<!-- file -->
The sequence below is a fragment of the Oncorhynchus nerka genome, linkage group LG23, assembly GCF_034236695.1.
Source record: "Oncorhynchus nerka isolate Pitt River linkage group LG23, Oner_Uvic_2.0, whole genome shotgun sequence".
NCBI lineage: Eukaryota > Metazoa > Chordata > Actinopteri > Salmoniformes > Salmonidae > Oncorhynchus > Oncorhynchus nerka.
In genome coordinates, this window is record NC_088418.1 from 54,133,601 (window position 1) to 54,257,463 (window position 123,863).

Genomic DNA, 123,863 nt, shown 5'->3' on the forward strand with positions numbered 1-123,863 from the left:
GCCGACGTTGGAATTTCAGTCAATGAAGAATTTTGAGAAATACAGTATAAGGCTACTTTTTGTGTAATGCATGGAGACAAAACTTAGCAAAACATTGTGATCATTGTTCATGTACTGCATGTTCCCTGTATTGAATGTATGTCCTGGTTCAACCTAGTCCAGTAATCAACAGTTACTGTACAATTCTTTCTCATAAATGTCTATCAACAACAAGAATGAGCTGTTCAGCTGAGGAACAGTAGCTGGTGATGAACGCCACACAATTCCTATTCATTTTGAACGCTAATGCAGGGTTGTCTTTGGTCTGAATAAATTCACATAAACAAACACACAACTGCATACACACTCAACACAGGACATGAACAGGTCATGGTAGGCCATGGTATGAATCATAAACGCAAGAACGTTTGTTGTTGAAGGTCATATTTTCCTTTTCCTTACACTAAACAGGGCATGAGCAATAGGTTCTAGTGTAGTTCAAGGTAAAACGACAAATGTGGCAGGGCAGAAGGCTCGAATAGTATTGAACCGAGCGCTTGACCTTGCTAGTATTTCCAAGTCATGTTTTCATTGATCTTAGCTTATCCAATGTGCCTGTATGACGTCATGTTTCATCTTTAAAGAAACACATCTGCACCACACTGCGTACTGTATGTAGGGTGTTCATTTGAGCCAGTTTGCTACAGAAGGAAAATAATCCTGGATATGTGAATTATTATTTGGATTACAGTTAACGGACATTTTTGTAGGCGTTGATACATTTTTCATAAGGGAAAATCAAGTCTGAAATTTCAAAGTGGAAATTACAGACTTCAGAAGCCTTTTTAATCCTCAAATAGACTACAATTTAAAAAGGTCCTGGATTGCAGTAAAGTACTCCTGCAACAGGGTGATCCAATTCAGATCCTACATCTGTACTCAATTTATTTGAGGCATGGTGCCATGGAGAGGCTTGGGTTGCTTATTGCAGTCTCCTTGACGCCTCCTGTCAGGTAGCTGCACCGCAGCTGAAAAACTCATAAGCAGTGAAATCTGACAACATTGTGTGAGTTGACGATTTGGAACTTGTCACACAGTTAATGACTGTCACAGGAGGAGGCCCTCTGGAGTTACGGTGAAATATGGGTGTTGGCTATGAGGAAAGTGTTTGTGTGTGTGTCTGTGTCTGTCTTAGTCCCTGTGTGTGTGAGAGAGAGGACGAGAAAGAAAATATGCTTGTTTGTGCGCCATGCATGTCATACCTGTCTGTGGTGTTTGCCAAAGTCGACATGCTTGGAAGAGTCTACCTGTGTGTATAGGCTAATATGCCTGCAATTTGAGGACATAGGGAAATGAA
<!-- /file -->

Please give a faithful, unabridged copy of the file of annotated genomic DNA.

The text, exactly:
The sequence below is a fragment of the Oncorhynchus nerka genome, linkage group LG23, assembly GCF_034236695.1.
Source record: "Oncorhynchus nerka isolate Pitt River linkage group LG23, Oner_Uvic_2.0, whole genome shotgun sequence".
NCBI lineage: Eukaryota > Metazoa > Chordata > Actinopteri > Salmoniformes > Salmonidae > Oncorhynchus > Oncorhynchus nerka.
In genome coordinates, this window is record NC_088418.1 from 54,133,601 (window position 1) to 54,257,463 (window position 123,863).

Genomic DNA, 123,863 nt, shown 5'->3' on the forward strand with positions numbered 1-123,863 from the left:
GCCGACGTTGGAATTTCAGTCAATGAAGAATTTTGAGAAATACAGTATAAGGCTACTTTTTGTGTAATGCATGGAGACAAAACTTAGCAAAACATTGTGATCATTGTTCATGTACTGCATGTTCCCTGTATTGAATGTATGTCCTGGTTCAACCTAGTCCAGTAATCAACAGTTACTGTACAATTCTTTCTCATAAATGTCTATCAACAACAAGAATGAGCTGTTCAGCTGAGGAACAGTAGCTGGTGATGAACGCCACACAATTCCTATTCATTTTGAACGCTAATGCAGGGTTGTCTTTGGTCTGAATAAATTCACATAAACAAACACACAACTGCATACACACTCAACACAGGACATGAACAGGTCATGGTAGGCCATGGTATGAATCATAAACGCAAGAACGTTTGTTGTTGAAGGTCATATTTTCCTTTTCCTTACACTAAACAGGGCATGAGCAATAGGTTCTAGTGTAGTTCAAGGTAAAACGACAAATGTGGCAGGGCAGAAGGCTCGAATAGTATTGAACCGAGCGCTTGACCTTGCTAGTATTTCCAAGTCATGTTTTCATTGATCTTAGCTTATCCAATGTGCCTGTATGACGTCATGTTTCATCTTTAAAGAAACACATCTGCACCACACTGCGTACTGTATGTAGGGTGTTCATTTGAGCCAGTTTGCTACAGAAGGAAAATAATCCTGGATATGTGAATTATTATTTGGATTACAGTTAACGGACATTTTTGTAGGCGTTGATACATTTTTCATAAGGGAAAATCAAGTCTGAAATTTCAAAGTGGAAATTACAGACTTCAGAAGCCTTTTTAATCCTCAAATAGACTACAATTTAAAAAGGTCCTGGATTGCAGTAAAGTACTCCTGCAACAGGGTGATCCAATTCAGATCCTACATCTGTACTCAATTTATTTGAGGCATGGTGCCATGGAGAGGCTTGGGTTGCTTATTGCAGTCTCCTTGACGCCTCCTGTCAGGTAGCTGCACCGCAGCTGAAAAACTCATAAGCAGTGAAATCTGACAACATTGTGTGAGTTGACGATTTGGAACTTGTCACACAGTTAATGACTGTCACAGGAGGAGGCCCTCTGGAGTTACGGTGAAATATGGGTGTTGGCTATGAGGAAAGTGTTTGTGTGTGTGTCTGTGTCTGTCTTAGTCCCTGTGTGTGTGAGAGAGAGGACGAGAAAGAAAATATGCTTGTTTGTGCGCCATGCATGTCATACCTGTCTGTGGTGTTTGCCAAAGTCGACATGCTTGGAAGAGTCTACCTGTGTGTATAGGCTAATATGCCTGCAATTTGAGGACATAGGGAAATGAA